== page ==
If I Die Young

A few years ago Bill and I were sitting in a title office wrapping up the closing documents for the home we’d just refinanced. Bill was in his Army uniform that day, as he had come straight from the flight line. The secretary behind the desk – who, from what we could tell was doing her best to keep herself together, although we didn’t know from what – discussed the remaining details pertaining to the refinance. When she got up to make some photocopies, Bill and I exchanged looks that said, “something is terribly wrong with this lady.” Sometimes just talking about what you are dealing with helps relieve stress, so when she returned, Bill began asking casual, but personal questions like, “So, do you live nearby?”

We soon discovered what was the matter. Her daughter had been murdered by 4 local Army soldiers who were plotting a terrorist attack, and even though it had been some time since this horrific incident, she was in a state almost no better than the day of. Our presence didn’t help matters; I think she was triggered by Bill’s uniform.

Despite the raw nerves, this mother pushed through the freshly formed flood of tears, smiled, wished us well and saw us out the door. Bill and I sat in the parking lot for a while, stunned by what we had just heard: the second-hand account – although we were sparred many of the details – of the ghastly and sickening loss of a teenage daughter.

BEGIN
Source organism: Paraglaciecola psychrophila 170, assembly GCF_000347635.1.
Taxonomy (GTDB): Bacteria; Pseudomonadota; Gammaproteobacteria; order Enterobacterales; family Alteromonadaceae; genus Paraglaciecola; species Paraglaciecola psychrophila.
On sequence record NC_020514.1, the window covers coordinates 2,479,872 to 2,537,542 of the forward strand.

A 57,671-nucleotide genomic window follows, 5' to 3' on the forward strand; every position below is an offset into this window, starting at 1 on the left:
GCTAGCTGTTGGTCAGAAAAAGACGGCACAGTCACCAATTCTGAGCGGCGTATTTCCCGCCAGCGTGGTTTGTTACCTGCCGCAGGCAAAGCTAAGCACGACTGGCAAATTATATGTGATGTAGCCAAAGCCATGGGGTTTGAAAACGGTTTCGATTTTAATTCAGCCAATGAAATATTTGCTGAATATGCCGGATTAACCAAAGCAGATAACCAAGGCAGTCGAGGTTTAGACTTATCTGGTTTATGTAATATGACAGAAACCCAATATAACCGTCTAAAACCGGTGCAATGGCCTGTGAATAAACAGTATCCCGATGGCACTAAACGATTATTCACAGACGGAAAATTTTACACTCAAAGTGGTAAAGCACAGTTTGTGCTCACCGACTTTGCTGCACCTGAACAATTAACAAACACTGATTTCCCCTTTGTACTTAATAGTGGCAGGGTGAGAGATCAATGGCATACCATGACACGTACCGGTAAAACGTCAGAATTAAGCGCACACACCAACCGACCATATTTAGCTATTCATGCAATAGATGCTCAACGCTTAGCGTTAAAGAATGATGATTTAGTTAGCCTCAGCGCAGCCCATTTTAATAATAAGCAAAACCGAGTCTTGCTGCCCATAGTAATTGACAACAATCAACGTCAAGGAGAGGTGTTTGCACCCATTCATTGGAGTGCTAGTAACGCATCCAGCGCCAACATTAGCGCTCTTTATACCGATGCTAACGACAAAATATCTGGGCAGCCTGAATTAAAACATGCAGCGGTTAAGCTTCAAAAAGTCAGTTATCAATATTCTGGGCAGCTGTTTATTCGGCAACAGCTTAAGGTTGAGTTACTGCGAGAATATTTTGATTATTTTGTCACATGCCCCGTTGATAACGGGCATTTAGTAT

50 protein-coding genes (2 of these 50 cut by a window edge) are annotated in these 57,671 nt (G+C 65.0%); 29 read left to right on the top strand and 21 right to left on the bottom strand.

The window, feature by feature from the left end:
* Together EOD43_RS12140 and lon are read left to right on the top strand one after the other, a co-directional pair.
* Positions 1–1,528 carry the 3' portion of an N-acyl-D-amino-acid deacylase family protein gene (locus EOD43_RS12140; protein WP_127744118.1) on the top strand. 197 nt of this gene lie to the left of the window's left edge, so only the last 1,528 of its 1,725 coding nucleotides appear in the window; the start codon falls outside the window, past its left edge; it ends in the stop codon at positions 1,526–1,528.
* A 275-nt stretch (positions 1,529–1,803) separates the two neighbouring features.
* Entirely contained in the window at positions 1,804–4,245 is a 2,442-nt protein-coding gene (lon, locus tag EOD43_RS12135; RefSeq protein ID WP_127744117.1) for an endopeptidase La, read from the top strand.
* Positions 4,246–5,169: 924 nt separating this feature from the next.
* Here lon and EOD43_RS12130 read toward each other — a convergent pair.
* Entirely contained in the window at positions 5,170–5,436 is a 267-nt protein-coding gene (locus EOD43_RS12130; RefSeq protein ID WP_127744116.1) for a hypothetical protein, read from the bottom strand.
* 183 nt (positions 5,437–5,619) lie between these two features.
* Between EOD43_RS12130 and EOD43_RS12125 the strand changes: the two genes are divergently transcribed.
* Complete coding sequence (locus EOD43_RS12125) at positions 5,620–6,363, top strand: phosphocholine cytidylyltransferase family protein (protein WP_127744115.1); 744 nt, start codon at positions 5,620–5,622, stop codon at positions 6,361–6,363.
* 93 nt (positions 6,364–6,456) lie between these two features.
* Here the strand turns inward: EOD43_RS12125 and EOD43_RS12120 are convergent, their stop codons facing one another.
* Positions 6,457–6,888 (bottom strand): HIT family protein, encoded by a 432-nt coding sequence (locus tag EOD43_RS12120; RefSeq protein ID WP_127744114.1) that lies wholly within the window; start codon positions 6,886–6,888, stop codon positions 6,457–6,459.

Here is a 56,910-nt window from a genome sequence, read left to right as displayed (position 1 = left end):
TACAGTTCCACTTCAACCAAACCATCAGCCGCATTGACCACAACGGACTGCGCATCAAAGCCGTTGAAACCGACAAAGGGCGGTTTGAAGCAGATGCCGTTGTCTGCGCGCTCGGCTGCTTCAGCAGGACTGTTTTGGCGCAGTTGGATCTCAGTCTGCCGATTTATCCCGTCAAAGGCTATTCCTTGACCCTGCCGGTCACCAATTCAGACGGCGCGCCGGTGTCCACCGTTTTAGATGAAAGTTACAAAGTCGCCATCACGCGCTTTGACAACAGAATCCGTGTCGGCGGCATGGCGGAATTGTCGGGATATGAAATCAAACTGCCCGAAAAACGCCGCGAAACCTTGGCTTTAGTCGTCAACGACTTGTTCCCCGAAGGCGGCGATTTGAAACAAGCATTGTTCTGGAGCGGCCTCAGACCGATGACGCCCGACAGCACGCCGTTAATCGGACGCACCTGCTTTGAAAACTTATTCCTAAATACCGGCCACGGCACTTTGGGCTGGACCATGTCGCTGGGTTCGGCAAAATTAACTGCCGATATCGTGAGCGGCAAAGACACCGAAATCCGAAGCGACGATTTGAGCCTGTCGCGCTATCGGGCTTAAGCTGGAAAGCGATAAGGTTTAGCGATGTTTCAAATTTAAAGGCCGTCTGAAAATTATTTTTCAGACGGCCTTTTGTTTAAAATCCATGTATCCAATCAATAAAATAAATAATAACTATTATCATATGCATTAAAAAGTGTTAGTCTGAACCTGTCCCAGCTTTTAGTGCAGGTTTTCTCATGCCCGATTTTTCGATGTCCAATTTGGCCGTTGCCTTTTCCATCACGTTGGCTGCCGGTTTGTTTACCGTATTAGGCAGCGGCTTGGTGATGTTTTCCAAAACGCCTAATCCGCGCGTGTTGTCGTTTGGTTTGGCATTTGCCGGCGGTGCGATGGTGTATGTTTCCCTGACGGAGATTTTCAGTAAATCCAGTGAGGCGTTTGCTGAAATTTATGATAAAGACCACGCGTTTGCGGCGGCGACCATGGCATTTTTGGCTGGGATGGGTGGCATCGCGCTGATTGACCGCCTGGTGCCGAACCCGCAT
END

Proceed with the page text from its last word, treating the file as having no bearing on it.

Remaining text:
Years went by, and although Bill and I were profoundly affected by what we had learned that day in the title office, the memory of this mother’s story slowly faded. Bill and I went about our lives, until, that is, we ran into her again two weeks ago at my son’s middle school open house. There she was, sitting behind us in the small school desk with her two remaining daughters. We all glanced twice at each other, remembering something about the other, but not quite sure what that something was. Twenty minutes later Bill’s light bulb went off. I could tell because he slowly turned his gaze from the speaker at the front of the room to me, but he didn’t say a word. And just by the look on his face it hit me too. After open house the three of us reintroduced ourselves, shook hands and again and went our separate ways.

She looked better this time around, but the lines of grief, unanswered questions and sorrow were etched on her face. The untimely loss of her daughter, for reasons I’m sure she’ll never completely understand, had taken its toll.